God keep our land glorious and free!
O Canada, we stand on guard for thee. – Calixa Lavallée (Robert Weir translation), “O Canada”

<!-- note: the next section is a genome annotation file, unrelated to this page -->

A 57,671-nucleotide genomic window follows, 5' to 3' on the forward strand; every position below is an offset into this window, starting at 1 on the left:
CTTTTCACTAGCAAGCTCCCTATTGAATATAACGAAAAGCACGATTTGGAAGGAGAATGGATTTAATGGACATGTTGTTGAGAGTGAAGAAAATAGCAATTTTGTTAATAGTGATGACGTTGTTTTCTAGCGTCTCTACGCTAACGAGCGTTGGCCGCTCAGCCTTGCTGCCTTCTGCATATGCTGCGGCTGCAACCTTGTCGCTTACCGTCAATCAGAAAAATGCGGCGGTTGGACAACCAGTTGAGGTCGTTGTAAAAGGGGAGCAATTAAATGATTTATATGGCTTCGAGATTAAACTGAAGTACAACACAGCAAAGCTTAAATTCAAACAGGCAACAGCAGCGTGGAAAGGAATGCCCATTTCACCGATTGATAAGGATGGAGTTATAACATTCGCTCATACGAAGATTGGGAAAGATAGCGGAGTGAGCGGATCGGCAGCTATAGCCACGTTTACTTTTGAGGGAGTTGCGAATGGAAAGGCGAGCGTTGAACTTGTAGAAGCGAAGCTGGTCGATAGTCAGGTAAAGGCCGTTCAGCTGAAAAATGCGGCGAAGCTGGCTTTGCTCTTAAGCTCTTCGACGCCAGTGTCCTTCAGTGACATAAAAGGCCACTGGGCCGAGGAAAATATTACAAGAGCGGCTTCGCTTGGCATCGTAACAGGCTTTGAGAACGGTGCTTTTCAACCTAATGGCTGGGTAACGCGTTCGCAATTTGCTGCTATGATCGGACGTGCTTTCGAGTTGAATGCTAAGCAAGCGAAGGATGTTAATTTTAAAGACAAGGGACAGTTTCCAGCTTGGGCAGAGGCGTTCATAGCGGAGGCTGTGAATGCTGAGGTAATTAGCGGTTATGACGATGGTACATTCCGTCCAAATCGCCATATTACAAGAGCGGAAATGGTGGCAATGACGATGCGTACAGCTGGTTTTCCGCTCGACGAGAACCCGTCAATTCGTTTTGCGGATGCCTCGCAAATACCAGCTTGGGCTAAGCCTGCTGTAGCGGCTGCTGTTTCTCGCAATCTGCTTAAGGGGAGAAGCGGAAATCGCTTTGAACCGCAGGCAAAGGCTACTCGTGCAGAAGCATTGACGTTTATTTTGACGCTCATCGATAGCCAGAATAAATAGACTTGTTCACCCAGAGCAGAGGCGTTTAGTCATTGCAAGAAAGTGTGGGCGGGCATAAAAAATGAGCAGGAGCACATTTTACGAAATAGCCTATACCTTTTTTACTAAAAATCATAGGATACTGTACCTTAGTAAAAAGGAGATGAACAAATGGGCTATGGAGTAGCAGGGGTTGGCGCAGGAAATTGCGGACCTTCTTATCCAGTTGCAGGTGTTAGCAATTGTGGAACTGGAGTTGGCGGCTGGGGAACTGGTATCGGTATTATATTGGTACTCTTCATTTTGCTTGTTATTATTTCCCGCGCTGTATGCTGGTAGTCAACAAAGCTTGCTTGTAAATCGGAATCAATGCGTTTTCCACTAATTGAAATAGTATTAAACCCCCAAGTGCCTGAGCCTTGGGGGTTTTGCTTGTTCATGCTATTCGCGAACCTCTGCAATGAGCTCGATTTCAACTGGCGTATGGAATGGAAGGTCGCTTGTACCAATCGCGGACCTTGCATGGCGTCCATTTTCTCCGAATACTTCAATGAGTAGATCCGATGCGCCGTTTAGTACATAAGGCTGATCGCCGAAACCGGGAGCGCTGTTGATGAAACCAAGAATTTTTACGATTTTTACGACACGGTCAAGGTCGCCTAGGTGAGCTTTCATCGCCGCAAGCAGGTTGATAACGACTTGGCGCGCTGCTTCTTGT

Those Americans who wish to understand the difference between decriminalization of prostitution and legalization of it need look no farther than our neighbor to the north. Decriminalization is based on the philosophy that since sex is a normal human behavior which is completely legal between consenting adults as long as the woman is allowed to hide her price or lie about it, it should also be legal when she honestly tells a man her price up front. Legalization, on the other hand, is based on the magical thinking that sex is somehow intrinsically different from all other human activity even when there is no chance of conception and must therefore be regulated in a way no other behavior is. Jurisdictions with legalized prostitution give officials (or in Nevada, rich people with political connections) the power to control women’s bodies and tell whores whom we can see, where we can see them, how we can communicate with them or each other and even how we can spend our money (depending on the jurisdiction). These laws are invariably arbitrary, unfair, punitive and Draconian and at their worst reduce prostitutes to state property under the control of government-sponsored pimps.